"I've failed over and over and over again in my life. And that is why I succeed." -- Michael Jordan
Are you afraid to fail? Do you consistently pick the safe choice? How many of your life decisions are unconsciously driven by this fear? How many of your life choices are driven by fear of disappointing someone else?
All of us have a fear of failure to one degree or another. The thought of failure conjures feelings of humiliation, embarrassment, and disappointment. As a therapist, I find that it is the meaning clients assign to the perceived failure that dictates how they experience it. Much of the time it is actually fear of rejection or fear of disappointing others -- parents, peers, or partners -- that drives this fear.
Fear of failure has one thing in common with all of our other fears: It is a feeling and not a fact. This is a powerful realization. You can change your mind and change your feelings about failure. I have helped many clients re-frame their fear of failure from terrifying to normal, and to consider it an unavoidable stop on the road to success (and the road of life, for that matter).
Case in point: Jon*, a 26-year-old Broadway performer, initially came to me because he was suffering from shingles, insomnia, and exhaustion. He had been cramming tirelessly for the GREs on top of performing eight shows a week on Broadway. He reported his overwhelming stress and intense fear of being rejected from Columbia's MBA program as his reason for seeking treatment. Although only 26, Jon told me he felt like a failure. Yet he owned his own apartment in NYC, had already been on a TV series for MTV, and was going into his second year in a Broadway smash hit. He was in a long-term, healthy love relationship, had many close friends, and had a substantial amount of money saved as a down payment for a weekend house in the country.
Why did he feel such intense stress in taking the GREs when obviously he was successful enough to make it to Broadway? From my years as a talent agent, I know that you don't just end up on Broadway. You have to be talented and seriously focused. I asked why he wanted to get his MBA, when clearly his other career was going so well. He was accomplished in a field that is extremely competitive, pursuing what he had always dreamed about, and experiencing monumental success. What was really going on? On the surface his answers sounded logical, but they were practical answers, riddled with somebody else's vocabulary, and simply did not make sense to me.
As we dug deeper, Jon revealed that he actually had no desire to get an MBA. He told me that his parents considered him a failure, so he felt that if he got a "proper" advanced degree and a "real job," it might change their minds. He came from a culture that only valued academic achievements, and being an actor was an embarrassment. Jon was driven to avoid parental abandonment and make up for what was "wrong" with him by overachieving. However, getting an MBA, even from Columbia, could not protect him from his parents' disapproval and rejection because he was gay (which they believed was a sin) and not a doctor (which they considered a "real" career).
The clarity Jon received from questioning his fear of failure changed the course of his career and allowed him to fearlessly continue pursuing his dreams. Jon's fear of failure was actually fear of rejection. He dropped out of the GRE prep course the day after our second meeting. A month later, his shingles were gone. He has never mentioned business school again. He and his husband, Jamie, are going through the adoption process, and Jon is getting funding for his first full-length feature film, which he wrote and will be directing.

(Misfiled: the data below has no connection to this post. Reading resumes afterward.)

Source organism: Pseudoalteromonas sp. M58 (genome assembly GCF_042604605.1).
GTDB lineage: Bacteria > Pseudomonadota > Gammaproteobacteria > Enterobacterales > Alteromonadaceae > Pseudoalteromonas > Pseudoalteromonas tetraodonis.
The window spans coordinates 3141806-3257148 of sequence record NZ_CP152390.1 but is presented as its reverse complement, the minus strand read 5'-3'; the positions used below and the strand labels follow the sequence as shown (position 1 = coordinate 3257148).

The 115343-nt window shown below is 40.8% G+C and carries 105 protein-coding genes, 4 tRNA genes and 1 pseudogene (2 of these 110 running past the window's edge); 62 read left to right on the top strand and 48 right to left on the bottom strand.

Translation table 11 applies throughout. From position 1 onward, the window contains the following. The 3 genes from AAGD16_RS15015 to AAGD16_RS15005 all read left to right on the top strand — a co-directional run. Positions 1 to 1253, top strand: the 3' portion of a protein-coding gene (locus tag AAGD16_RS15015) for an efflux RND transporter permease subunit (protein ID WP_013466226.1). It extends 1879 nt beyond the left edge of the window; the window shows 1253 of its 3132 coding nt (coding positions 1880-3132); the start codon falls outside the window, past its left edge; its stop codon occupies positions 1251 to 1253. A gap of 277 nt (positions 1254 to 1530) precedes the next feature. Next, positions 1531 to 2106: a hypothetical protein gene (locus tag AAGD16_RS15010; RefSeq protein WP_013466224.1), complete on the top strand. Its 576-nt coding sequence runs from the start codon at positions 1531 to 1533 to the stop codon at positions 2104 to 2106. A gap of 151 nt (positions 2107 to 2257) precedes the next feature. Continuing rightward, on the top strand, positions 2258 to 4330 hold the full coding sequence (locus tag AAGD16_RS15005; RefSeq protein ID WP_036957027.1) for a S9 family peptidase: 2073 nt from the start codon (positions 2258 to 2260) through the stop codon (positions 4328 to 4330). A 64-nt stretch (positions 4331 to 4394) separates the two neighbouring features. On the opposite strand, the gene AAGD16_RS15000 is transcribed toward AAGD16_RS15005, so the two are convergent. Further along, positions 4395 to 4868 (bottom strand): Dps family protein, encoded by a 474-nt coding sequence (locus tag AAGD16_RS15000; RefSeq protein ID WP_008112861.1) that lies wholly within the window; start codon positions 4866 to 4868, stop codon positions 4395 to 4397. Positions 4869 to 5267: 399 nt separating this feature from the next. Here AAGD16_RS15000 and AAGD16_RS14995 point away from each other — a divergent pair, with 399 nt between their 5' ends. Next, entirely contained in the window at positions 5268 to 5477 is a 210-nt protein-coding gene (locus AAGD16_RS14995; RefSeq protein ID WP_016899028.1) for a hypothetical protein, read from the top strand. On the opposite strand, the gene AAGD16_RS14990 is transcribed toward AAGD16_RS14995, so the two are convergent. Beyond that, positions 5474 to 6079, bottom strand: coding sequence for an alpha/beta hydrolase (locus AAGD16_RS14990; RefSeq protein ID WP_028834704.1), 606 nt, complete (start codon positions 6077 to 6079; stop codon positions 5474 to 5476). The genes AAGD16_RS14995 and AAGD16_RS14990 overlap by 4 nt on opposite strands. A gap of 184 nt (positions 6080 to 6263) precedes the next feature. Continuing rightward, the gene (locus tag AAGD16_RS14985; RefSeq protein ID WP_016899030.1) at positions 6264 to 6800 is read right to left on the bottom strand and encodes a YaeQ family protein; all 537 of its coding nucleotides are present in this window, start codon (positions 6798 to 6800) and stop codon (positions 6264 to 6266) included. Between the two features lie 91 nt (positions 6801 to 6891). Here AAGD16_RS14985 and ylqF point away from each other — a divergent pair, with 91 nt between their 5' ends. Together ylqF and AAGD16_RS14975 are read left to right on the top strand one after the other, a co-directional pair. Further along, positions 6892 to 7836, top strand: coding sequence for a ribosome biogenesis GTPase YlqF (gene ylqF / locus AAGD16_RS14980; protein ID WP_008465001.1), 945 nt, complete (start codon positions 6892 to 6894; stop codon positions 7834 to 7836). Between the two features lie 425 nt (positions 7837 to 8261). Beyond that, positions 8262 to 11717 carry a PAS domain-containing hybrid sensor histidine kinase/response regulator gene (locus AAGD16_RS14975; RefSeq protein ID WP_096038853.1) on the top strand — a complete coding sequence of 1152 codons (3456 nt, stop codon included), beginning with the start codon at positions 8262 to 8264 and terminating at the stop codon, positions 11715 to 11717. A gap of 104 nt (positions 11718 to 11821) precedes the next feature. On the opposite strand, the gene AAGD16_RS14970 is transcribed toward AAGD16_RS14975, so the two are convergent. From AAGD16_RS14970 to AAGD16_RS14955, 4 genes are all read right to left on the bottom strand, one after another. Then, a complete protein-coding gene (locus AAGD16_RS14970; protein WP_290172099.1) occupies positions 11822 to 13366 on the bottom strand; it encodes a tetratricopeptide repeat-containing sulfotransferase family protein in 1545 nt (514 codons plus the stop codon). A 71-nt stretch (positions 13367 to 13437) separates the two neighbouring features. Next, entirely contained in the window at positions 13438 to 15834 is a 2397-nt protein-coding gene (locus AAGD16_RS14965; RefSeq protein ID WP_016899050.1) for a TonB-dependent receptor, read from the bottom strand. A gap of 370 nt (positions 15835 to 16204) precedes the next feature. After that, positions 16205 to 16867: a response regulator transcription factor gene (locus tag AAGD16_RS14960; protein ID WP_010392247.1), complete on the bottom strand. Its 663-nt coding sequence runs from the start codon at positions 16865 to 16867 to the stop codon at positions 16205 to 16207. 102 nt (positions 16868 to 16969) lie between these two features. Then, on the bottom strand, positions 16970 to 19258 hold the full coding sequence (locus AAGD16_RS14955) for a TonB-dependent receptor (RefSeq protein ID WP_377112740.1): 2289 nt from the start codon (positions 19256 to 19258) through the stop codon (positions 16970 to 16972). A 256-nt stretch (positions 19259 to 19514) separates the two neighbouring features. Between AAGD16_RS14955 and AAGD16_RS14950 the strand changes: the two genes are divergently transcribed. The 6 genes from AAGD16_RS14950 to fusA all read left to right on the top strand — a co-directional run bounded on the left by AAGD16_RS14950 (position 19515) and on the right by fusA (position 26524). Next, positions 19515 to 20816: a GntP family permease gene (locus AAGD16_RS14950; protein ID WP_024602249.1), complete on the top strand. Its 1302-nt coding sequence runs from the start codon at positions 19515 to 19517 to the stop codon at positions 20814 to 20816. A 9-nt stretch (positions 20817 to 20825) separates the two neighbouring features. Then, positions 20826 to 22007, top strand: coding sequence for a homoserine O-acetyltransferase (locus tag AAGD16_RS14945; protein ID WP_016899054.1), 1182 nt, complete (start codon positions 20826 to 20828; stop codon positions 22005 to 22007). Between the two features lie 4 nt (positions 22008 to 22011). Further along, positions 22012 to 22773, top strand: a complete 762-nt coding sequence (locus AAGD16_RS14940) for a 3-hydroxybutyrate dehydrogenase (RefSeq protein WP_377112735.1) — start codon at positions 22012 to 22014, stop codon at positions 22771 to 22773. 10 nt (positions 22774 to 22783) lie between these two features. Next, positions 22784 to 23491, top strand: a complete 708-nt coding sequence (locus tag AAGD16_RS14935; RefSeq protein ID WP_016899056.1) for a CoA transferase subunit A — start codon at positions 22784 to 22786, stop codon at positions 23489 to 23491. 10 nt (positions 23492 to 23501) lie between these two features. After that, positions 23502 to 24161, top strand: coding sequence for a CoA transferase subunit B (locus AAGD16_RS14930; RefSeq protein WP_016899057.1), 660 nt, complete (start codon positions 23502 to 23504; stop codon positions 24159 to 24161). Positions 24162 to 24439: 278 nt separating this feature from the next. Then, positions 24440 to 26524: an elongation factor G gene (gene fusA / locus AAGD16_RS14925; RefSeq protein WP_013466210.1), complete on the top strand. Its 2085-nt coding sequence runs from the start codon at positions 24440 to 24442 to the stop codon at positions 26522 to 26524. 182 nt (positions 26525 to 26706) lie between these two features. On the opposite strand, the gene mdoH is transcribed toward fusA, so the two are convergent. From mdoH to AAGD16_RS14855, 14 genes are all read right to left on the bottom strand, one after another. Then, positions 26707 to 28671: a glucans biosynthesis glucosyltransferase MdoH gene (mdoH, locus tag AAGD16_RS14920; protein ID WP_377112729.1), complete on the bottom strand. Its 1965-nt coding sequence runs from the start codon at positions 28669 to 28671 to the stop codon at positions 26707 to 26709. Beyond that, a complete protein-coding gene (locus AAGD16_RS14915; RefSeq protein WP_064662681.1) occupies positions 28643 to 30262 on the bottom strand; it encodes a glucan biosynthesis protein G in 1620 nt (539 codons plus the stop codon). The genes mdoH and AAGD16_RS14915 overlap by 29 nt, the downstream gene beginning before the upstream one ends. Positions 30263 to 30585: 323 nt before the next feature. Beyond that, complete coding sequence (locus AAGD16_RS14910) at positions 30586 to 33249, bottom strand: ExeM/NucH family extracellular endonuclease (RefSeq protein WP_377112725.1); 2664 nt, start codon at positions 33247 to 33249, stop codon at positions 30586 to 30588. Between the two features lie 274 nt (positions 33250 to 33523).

How can you combat your fear of failure? From Jon's story, we see that breaking down what the fear of failure is really about is step one. Knowing this information may not alleviate all of your fear, but clarity allows you to make informed choices. Had Jon continued down the path of trying to avoid his parents' rejection by giving up his acting career, where would he be right now? Ultimately, they would still have rejected him because he is gay, AND he would be in a career he hates rather than enjoying continued success in one he loves.
Knowing what is driving your behavior is key. Answer the questions below about your fear of failure to help you gain clarity.
1. How is this fear of failure holding you back?
2. What would life be like if you did not have this fear?
3. Who are you afraid of disappointing if you fail?
4. How strong is your desire to release this fear?
5. If there were one step you could take to overcome this fear, what would it be?
Give yourself time and space to write your answers and really marinate on your fear of failure and how it is impacting your life. Accepting you, fears and all, is the first step to believing in yourself, which is the difference between success and failure. The more self-criticism you exercise, the more fear you create. Remind yourself that success starts in your mind. You need to see it, feel it, believe it, and bring it into your life. Reframing failure as an expected part of the process of living life normalizes the experience and takes some of the charge out of it.
"There are no failures -- just experiences and your reactions to them." -- Thomas Krause
I hope that some of this resonated with you and that you will do the writing exercise. I would love to hear your thoughts and personal experiences with fear of failure, so drop a comment here and share your wisdom or ask for support from our Becoming Fearless community.
Here's to a fearless week, and as always, take care of you.
Love Love Love,
*Not his real name.
For more by Terri Cole, click here.
For more on becoming fearless, click here.
HuffPost Lifestyle is a daily newsletter that will make you happier and healthier — one email at a time. Learn more